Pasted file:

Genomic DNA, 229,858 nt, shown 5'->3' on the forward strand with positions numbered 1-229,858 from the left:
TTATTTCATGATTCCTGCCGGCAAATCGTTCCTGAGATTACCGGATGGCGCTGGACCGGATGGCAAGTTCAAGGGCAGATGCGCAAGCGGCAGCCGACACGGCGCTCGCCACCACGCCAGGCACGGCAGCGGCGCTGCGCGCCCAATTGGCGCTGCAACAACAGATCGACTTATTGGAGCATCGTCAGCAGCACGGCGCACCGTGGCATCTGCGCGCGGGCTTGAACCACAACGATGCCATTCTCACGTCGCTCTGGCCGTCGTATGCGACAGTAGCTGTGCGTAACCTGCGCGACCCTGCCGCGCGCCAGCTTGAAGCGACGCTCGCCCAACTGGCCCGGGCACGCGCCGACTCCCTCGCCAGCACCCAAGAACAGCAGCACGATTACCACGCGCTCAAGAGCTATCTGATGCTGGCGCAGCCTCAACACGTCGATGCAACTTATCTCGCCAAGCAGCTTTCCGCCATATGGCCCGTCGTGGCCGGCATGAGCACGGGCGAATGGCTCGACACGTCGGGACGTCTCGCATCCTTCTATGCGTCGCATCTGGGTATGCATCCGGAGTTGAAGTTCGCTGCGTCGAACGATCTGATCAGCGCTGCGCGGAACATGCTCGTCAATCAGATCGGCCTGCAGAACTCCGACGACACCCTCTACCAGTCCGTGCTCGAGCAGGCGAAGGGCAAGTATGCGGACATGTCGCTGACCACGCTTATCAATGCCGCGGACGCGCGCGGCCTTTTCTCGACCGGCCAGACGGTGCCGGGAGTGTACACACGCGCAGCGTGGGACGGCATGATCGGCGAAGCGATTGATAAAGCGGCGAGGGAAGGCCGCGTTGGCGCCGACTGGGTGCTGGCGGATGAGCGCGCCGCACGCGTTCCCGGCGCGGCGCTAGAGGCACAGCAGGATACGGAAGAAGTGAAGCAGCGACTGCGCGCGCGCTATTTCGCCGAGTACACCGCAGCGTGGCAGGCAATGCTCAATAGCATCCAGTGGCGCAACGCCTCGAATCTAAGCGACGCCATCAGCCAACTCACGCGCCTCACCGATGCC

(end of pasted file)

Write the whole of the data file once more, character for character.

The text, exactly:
Genomic DNA, 229,858 nt, shown 5'->3' on the forward strand with positions numbered 1-229,858 from the left:
TTATTTCATGATTCCTGCCGGCAAATCGTTCCTGAGATTACCGGATGGCGCTGGACCGGATGGCAAGTTCAAGGGCAGATGCGCAAGCGGCAGCCGACACGGCGCTCGCCACCACGCCAGGCACGGCAGCGGCGCTGCGCGCCCAATTGGCGCTGCAACAACAGATCGACTTATTGGAGCATCGTCAGCAGCACGGCGCACCGTGGCATCTGCGCGCGGGCTTGAACCACAACGATGCCATTCTCACGTCGCTCTGGCCGTCGTATGCGACAGTAGCTGTGCGTAACCTGCGCGACCCTGCCGCGCGCCAGCTTGAAGCGACGCTCGCCCAACTGGCCCGGGCACGCGCCGACTCCCTCGCCAGCACCCAAGAACAGCAGCACGATTACCACGCGCTCAAGAGCTATCTGATGCTGGCGCAGCCTCAACACGTCGATGCAACTTATCTCGCCAAGCAGCTTTCCGCCATATGGCCCGTCGTGGCCGGCATGAGCACGGGCGAATGGCTCGACACGTCGGGACGTCTCGCATCCTTCTATGCGTCGCATCTGGGTATGCATCCGGAGTTGAAGTTCGCTGCGTCGAACGATCTGATCAGCGCTGCGCGGAACATGCTCGTCAATCAGATCGGCCTGCAGAACTCCGACGACACCCTCTACCAGTCCGTGCTCGAGCAGGCGAAGGGCAAGTATGCGGACATGTCGCTGACCACGCTTATCAATGCCGCGGACGCGCGCGGCCTTTTCTCGACCGGCCAGACGGTGCCGGGAGTGTACACACGCGCAGCGTGGGACGGCATGATCGGCGAAGCGATTGATAAAGCGGCGAGGGAAGGCCGCGTTGGCGCCGACTGGGTGCTGGCGGATGAGCGCGCCGCACGCGTTCCCGGCGCGGCGCTAGAGGCACAGCAGGATACGGAAGAAGTGAAGCAGCGACTGCGCGCGCGCTATTTCGCCGAGTACACCGCAGCGTGGCAGGCAATGCTCAATAGCATCCAGTGGCGCAACGCCTCGAATCTAAGCGACGCCATCAGCCAACTCACGCGCCTCACCGATGCC